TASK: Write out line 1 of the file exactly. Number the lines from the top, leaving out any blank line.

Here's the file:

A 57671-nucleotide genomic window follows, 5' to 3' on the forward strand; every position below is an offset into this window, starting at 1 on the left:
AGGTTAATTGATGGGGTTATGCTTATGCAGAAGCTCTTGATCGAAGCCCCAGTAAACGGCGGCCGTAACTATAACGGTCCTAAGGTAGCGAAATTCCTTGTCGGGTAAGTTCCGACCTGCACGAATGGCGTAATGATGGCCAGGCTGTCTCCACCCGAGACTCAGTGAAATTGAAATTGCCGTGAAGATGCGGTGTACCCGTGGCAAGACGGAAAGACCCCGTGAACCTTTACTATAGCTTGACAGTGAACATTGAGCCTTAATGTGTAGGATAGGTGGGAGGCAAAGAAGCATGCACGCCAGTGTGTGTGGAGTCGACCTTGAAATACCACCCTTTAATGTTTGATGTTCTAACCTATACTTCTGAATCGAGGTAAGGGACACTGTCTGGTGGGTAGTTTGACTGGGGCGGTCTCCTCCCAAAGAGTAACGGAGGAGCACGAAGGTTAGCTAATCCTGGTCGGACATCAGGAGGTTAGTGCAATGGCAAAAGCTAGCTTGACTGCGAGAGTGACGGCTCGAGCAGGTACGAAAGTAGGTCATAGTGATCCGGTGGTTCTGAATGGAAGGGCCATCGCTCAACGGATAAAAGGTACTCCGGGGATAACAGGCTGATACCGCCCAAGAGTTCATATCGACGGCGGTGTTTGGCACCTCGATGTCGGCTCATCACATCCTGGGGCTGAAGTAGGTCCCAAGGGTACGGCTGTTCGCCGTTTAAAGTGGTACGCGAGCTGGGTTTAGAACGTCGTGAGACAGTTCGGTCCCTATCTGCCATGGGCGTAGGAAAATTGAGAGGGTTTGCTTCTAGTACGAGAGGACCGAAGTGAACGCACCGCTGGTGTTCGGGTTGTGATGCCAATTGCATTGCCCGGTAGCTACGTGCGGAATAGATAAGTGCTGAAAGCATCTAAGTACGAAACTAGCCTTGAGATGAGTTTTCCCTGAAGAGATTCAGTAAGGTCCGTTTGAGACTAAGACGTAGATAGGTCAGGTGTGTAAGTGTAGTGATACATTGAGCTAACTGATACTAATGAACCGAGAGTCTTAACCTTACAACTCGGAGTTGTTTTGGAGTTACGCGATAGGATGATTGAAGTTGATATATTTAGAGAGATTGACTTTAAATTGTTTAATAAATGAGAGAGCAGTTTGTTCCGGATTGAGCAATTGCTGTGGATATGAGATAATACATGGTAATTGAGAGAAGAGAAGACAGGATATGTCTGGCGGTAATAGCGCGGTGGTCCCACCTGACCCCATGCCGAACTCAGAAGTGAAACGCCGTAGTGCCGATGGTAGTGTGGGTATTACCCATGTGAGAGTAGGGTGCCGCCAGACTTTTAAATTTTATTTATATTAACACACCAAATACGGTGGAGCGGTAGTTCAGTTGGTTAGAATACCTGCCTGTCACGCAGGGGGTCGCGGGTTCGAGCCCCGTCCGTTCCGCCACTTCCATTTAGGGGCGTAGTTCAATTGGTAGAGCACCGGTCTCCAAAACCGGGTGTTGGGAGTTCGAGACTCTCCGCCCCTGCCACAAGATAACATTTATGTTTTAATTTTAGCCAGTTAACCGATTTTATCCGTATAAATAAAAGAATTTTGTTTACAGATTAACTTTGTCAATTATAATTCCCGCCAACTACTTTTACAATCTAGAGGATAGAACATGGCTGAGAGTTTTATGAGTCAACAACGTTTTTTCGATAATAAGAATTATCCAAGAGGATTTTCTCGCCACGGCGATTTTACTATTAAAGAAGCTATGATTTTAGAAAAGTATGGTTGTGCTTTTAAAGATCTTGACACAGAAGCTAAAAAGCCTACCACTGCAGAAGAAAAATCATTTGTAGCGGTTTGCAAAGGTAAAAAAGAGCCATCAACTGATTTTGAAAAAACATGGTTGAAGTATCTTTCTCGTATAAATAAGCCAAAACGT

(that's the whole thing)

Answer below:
A 57671-nucleotide genomic window follows, 5' to 3' on the forward strand; every position below is an offset into this window, starting at 1 on the left: